The Motlanthe commission into the August 1 shootings says it is “concerned by the many contradictory and confusing statements” around its work, just hours after Presidential spokesman George Charamba appeared to suggest that President Emmerson Mnangagwa may not release the commission’s findings to the public.
Virginia Mabhiza, who is the commission’s secretary and also Permanent Secretary for Justice Legal and Parliamentary Affairs, said on Monday that the report had not yet been released and only she and the panel’s spokesman can speak on the commission’s behalf.
“I understand there has been a lot of debate around the soon to be released report of the Commission. Let me state briefly that the Commission notes with concern the many contradictory and confusing statements around the report. The Commission fully appreciates the importance of the report to Zimbabwe and its people. We will be cautious in handling issues to do with the report,” Mabhiza said.
“We have a clear channel of communication outside Government channels. We therefore advise and emphasise that only the Secretary to the Commission and or the Spokesperson have authority to speak about the Commission and its yet to be released report. We shall therefore properly advise the nation on the next steps regarding finalisation and subsequent procedures to inform the nation about the work of the Commission.”
Immediately after the events of August 1, when at least six people were shot dead after the army was deployed to help quell post-election protests, Mnangagwa declared that he would appoint an international panel to investigate the deaths. Announcing the commission’s members later in August, Mnangagwa pledged to make the report public, saying “we don’t want to deal with it privately”.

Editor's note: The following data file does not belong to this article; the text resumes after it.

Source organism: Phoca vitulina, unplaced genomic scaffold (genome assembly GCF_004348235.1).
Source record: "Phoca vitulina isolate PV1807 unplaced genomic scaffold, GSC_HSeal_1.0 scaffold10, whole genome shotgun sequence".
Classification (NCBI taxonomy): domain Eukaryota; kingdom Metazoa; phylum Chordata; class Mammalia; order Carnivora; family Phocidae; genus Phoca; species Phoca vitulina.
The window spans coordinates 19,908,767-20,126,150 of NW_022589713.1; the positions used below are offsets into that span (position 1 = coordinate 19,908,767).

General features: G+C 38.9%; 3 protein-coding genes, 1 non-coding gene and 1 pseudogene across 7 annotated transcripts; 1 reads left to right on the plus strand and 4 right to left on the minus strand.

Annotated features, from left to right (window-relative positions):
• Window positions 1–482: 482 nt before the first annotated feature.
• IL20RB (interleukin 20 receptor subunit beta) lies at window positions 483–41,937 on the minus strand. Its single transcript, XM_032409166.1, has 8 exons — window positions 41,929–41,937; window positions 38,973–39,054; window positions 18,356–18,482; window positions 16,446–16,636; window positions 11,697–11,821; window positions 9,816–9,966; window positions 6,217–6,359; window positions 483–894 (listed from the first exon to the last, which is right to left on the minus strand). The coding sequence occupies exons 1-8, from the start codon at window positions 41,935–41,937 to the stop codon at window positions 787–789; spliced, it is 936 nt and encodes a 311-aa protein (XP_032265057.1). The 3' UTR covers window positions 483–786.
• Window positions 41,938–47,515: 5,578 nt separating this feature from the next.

However, in State media on Monday, Charamba was extensively quoted saying there was no law compelling Mnangagwa to release the report to the public, once it is completed.
“It’s important to disabuse the members of the public, including those political groups that have been agitating around the Commission’s actions — that the report is for the President who must receive it, read it and on the basis of his own judgment decides how it will be used,” Charamba was quoted as saying.
The commission has been closely watched by Zimbabweans and also by international observers, with whom Mnangagwa has been carefully reengaging since he came into office in November last year.
The commission is a key test for Mnangagwa, as it has been used to gauge whether he can be more open and transparent than his predecessor.
Speaking on a visit to South Africa in August, British Prime Minister Theresa May said Mnangagwa had “taken a key step by setting up an inquiry into the violence and that is a very important signal from him”.
The August 1 violence was cited by many observer groups as one of the key factors that offset some of the improvements that the country had made in this year’s election.